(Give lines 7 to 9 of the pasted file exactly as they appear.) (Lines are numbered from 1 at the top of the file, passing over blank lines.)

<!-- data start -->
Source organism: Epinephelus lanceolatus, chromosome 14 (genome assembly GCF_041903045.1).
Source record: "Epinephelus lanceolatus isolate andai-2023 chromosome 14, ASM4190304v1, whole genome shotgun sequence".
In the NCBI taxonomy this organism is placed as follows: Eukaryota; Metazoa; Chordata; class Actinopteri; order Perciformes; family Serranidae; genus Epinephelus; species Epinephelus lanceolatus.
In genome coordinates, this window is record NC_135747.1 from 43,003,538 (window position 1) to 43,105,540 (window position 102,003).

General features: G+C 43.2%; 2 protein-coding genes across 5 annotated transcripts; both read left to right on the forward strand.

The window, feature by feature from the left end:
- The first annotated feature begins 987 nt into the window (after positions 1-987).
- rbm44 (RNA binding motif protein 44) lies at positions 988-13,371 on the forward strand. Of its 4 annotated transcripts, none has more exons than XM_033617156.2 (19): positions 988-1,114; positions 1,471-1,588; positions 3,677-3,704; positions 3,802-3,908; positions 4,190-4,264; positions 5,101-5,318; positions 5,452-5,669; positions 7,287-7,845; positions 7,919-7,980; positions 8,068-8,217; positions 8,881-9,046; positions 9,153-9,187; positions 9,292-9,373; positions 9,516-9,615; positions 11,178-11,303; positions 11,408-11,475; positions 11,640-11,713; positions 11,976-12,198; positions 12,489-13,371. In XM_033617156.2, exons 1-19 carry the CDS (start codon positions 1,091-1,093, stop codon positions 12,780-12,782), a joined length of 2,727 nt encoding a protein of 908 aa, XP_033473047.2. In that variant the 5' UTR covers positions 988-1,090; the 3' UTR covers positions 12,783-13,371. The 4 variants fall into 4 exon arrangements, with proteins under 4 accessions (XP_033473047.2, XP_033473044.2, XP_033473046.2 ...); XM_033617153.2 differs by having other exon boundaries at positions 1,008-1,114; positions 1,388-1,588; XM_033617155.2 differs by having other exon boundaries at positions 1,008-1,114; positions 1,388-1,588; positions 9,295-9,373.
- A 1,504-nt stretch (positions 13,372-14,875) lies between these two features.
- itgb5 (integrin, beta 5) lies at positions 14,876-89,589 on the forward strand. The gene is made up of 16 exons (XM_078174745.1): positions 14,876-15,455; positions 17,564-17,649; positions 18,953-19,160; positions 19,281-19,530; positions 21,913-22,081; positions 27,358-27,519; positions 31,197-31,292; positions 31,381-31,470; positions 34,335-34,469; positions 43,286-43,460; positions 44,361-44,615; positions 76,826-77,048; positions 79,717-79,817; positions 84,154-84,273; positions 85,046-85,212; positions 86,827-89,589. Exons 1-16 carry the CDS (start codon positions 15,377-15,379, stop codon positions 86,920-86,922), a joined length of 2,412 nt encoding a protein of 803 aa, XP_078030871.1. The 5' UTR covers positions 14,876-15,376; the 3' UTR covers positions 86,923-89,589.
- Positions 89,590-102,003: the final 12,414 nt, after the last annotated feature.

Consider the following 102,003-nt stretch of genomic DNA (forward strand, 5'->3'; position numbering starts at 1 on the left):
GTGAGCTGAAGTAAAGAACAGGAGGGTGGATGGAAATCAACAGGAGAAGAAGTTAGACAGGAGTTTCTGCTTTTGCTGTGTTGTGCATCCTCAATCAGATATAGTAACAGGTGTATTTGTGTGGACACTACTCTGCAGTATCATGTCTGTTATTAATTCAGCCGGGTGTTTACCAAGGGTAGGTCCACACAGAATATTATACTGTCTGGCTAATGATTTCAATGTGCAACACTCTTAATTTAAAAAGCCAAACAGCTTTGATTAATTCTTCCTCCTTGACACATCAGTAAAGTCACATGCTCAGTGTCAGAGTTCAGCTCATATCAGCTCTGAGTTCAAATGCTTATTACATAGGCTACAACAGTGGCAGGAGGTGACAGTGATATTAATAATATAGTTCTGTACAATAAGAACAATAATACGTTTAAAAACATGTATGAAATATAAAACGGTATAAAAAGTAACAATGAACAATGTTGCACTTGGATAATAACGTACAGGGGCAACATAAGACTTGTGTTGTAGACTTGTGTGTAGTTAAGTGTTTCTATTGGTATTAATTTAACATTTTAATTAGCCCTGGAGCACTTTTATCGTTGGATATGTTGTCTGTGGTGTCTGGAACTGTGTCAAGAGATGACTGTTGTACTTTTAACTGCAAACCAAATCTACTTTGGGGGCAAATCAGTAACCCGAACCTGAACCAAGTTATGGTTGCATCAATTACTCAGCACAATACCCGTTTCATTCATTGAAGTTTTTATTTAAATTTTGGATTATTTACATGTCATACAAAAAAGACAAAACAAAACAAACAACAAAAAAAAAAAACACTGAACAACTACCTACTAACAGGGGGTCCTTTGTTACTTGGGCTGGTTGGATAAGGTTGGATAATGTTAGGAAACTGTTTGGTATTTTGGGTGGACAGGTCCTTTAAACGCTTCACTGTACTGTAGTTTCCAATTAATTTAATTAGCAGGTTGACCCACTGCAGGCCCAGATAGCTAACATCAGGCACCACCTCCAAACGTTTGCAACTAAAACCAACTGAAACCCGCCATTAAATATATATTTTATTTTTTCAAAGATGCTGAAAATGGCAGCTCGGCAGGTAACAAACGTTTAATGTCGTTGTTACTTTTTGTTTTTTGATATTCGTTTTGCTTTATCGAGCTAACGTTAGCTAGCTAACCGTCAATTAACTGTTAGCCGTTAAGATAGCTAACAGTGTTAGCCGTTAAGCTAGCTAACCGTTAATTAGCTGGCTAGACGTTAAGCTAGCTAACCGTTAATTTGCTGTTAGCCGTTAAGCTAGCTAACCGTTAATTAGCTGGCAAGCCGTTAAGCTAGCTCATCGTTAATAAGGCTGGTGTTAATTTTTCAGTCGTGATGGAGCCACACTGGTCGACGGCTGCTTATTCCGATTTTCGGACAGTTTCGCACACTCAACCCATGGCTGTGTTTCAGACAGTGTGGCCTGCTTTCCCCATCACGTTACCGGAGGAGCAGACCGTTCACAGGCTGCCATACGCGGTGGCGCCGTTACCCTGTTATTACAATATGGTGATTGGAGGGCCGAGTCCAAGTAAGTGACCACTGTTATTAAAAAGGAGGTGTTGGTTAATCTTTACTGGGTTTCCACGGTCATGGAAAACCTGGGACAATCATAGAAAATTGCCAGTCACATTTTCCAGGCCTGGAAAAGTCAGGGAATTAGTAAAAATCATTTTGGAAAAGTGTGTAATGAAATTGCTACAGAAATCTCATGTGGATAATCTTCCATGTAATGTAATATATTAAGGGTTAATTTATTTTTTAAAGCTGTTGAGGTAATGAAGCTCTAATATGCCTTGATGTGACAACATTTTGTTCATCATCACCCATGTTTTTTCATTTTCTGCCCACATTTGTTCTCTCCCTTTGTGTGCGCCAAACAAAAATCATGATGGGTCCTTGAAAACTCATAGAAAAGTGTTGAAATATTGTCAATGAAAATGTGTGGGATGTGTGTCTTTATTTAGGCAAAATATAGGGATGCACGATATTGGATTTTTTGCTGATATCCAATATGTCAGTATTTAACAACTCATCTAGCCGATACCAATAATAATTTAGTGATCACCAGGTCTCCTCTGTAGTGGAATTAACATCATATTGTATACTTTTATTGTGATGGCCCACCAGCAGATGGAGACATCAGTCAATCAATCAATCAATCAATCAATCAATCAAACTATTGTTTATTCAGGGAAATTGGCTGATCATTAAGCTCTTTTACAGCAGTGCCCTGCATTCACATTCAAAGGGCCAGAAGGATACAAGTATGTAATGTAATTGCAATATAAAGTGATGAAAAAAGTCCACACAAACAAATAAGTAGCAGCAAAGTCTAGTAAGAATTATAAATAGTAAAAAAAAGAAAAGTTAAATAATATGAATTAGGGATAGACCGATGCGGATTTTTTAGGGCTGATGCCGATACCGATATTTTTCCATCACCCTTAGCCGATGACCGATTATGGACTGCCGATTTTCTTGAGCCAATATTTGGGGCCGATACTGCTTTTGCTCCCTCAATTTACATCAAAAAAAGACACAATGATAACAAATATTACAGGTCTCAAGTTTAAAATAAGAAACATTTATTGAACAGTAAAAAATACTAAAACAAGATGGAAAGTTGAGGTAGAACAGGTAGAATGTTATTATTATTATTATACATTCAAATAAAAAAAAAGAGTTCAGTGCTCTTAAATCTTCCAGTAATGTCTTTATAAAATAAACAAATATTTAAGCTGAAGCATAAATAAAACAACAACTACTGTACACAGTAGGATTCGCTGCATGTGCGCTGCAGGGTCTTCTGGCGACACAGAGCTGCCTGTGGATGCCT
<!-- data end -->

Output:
- The first annotated feature begins 987 nt into the window (after positions 1-987).
- rbm44 (RNA binding motif protein 44) lies at positions 988-13,371 on the forward strand. Of its 4 annotated transcripts, none has more exons than XM_033617156.2 (19): positions 988-1,114; positions 1,471-1,588; positions 3,677-3,704; positions 3,802-3,908; positions 4,190-4,264; positions 5,101-5,318; positions 5,452-5,669; positions 7,287-7,845; positions 7,919-7,980; positions 8,068-8,217; positions 8,881-9,046; positions 9,153-9,187; positions 9,292-9,373; positions 9,516-9,615; positions 11,178-11,303; positions 11,408-11,475; positions 11,640-11,713; positions 11,976-12,198; positions 12,489-13,371. In XM_033617156.2, exons 1-19 carry the CDS (start codon positions 1,091-1,093, stop codon positions 12,780-12,782), a joined length of 2,727 nt encoding a protein of 908 aa, XP_033473047.2. In that variant the 5' UTR covers positions 988-1,090; the 3' UTR covers positions 12,783-13,371. The 4 variants fall into 4 exon arrangements, with proteins under 4 accessions (XP_033473047.2, XP_033473044.2, XP_033473046.2 ...); XM_033617153.2 differs by having other exon boundaries at positions 1,008-1,114; positions 1,388-1,588; XM_033617155.2 differs by having other exon boundaries at positions 1,008-1,114; positions 1,388-1,588; positions 9,295-9,373.
- A 1,504-nt stretch (positions 13,372-14,875) lies between these two features.